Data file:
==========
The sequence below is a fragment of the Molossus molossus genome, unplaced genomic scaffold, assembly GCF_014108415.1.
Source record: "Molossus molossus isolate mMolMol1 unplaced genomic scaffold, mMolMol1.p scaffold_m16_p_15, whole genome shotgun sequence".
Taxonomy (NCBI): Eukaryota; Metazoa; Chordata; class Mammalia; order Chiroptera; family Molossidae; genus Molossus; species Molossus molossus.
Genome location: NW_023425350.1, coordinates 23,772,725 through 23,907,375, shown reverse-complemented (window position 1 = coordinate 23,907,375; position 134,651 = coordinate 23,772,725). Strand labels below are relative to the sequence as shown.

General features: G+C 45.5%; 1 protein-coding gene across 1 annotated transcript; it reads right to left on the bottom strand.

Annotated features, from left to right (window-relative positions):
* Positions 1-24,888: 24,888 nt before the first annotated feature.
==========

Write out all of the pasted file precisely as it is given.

The sequence below is a fragment of the Molossus molossus genome, unplaced genomic scaffold, assembly GCF_014108415.1.
Source record: "Molossus molossus isolate mMolMol1 unplaced genomic scaffold, mMolMol1.p scaffold_m16_p_15, whole genome shotgun sequence".
Taxonomy (NCBI): Eukaryota; Metazoa; Chordata; class Mammalia; order Chiroptera; family Molossidae; genus Molossus; species Molossus molossus.
Genome location: NW_023425350.1, coordinates 23,772,725 through 23,907,375, shown reverse-complemented (window position 1 = coordinate 23,907,375; position 134,651 = coordinate 23,772,725). Strand labels below are relative to the sequence as shown.

General features: G+C 45.5%; 1 protein-coding gene across 1 annotated transcript; it reads right to left on the bottom strand.

Annotated features, from left to right (window-relative positions):
* Positions 1-24,888: 24,888 nt before the first annotated feature.